Facing a recall election that could very well cost them control of the state Senate by the end of the summer, the Badger State GOP has embarked on a campaign to prove they truly deserve to get thrown to the curb.
Two weeks ago, enraged at Democratic efforts to stop the majority from passing union-busting legislation, Senate Republicans stripped Democrats of their committee voting rights. They backed down in the face of popular outrage, but promises to “[Put] this stuff behind us” by the GOP leadership were short-lived.
They first set their sights on University of Wisconsin history professor William Cronon. You see, Cronon had the temerity to write an opinion piece in The New York Times criticizing Wisconsin Gov. Scott Walker (R) and the push to end collective bargaining rights for state employees, and he used his blog to examine the role of the conservative American Legislative Exchange Council in drafting that legislation.
Enraged, Republicans have filed an open records request demanding access to Cronon’s email, in particular any email with the words “Republican,” “collective bargaining,” “union” and the names of several specific unions like AFSCME as well as the eight Republicans currently threatened by the recall effort. Republicans are citing an open records law that usually applies to elected and state officials conducting official state business. That Republicans are trying to use it to stifle an academic critic is thuggish, twisting a good-government law to stifle dissent.
Asked to justify the intimidation effort, the executive director of the state GOP snapped to a Washington Post reporter, “Like anyone else who makes an open records request in Wisconsin, the Republican Party of Wisconsin does not have to give a reason for doing so.” The reporter wasn’t trying to find a reason — the GOP’s intent is obvious enough. He was trying to see whether the state party could justify the action. They’re not even bothering to try.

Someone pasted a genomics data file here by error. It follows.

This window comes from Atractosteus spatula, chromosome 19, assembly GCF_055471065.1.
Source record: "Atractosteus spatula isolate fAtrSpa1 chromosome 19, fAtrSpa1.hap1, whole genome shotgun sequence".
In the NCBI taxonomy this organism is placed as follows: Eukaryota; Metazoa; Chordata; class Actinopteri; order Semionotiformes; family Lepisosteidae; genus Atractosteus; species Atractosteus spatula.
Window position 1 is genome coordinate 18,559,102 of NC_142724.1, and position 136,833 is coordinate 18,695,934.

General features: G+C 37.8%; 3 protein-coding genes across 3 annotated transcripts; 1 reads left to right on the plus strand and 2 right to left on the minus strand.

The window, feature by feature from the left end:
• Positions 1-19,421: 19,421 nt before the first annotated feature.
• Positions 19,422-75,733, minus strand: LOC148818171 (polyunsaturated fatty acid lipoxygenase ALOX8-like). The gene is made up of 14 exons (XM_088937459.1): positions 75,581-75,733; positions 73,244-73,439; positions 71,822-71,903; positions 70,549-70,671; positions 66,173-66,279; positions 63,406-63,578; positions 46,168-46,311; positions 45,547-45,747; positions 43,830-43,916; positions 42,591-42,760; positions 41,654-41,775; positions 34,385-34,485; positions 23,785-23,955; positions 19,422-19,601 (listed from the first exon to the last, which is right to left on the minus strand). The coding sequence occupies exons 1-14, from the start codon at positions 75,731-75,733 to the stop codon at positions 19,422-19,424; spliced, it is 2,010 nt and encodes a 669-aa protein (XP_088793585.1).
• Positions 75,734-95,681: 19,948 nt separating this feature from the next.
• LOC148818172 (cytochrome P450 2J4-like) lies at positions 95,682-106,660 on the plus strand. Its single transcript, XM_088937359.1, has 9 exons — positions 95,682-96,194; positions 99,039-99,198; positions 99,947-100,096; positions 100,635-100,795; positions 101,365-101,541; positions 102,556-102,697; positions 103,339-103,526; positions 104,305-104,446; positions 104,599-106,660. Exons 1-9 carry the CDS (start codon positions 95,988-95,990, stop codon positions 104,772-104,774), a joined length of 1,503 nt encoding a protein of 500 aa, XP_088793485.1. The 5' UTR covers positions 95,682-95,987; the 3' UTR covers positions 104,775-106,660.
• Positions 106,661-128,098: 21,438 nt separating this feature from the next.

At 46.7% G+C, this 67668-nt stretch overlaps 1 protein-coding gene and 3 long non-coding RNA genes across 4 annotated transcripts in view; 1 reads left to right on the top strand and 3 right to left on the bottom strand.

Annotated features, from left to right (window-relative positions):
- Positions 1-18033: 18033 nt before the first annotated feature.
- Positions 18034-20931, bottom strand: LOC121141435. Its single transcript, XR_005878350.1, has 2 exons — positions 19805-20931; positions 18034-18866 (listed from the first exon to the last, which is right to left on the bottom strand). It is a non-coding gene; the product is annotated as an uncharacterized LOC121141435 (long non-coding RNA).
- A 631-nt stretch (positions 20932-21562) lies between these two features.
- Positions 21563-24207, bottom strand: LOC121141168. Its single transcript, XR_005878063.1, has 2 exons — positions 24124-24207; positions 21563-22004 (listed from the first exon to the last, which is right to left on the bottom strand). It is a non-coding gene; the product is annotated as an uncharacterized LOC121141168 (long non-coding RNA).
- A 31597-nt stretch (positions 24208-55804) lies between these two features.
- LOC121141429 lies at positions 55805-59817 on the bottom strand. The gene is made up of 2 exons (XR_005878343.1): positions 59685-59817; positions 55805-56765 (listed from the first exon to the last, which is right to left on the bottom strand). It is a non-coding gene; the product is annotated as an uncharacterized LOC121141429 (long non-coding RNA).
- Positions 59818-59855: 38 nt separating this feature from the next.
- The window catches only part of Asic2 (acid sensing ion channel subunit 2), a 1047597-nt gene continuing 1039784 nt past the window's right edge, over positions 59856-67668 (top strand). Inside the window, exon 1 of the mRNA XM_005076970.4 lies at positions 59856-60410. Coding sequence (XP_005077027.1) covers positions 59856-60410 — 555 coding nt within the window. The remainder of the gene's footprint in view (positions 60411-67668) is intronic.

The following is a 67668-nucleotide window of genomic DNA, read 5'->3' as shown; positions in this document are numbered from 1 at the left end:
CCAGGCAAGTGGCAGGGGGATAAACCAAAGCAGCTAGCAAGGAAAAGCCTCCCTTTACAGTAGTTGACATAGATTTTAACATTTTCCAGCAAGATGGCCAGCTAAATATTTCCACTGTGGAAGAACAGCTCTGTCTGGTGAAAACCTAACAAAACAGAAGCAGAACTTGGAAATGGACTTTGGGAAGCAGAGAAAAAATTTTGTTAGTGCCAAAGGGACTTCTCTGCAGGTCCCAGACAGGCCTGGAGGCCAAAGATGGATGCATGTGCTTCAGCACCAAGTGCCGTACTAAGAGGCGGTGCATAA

That same day, Republicans attempted an end-run around a judicial stay of the union-busting legislation.
Wisconsin laws generally take effect a day after being “published” by the secretary of state, but a judge has placed a stay on the legislation as Senate Republicans violated the state’s open meetings laws by passing the bill without providing 24-hour public notice. Rather than re-passing the law properly, Republicans have decided to ignore that judge.
“It’s my opinion it’s published, it’s on the legislative website, it’s law,” Republican Senate leader Scott Fitzgerald said, ignoring the court order, which specifically stated, “further action by the Secretary of State is required in order for Act 10 to take effect.” The secretary of state’s office has confirmed that laws cannot take effect until he directs publication in the state’s official newspaper, the Wisconsin State Journal. And no, slapping the law up on their personal website is not an alternative. As a local lawyer wrote on his blog, the Illusory Tenant, the “Senator’s bold move [is] constructively no different than visiting Kinko’s.”
These ridiculous, undemocratic moves are merely fueling Democratic recall efforts, which have already netted over half of the required signatures. Republican efforts at their own recall of Democratic senators — led in large part by a Utah-based conservative group — have fizzled.
Rather than try to paint the petition-gatherers as unreasonable, Wisconsin Republicans continue to confirm, with no ambiguity, the wisdom of the recall effort against them.
Moulitsas is the founder of Daily Kos.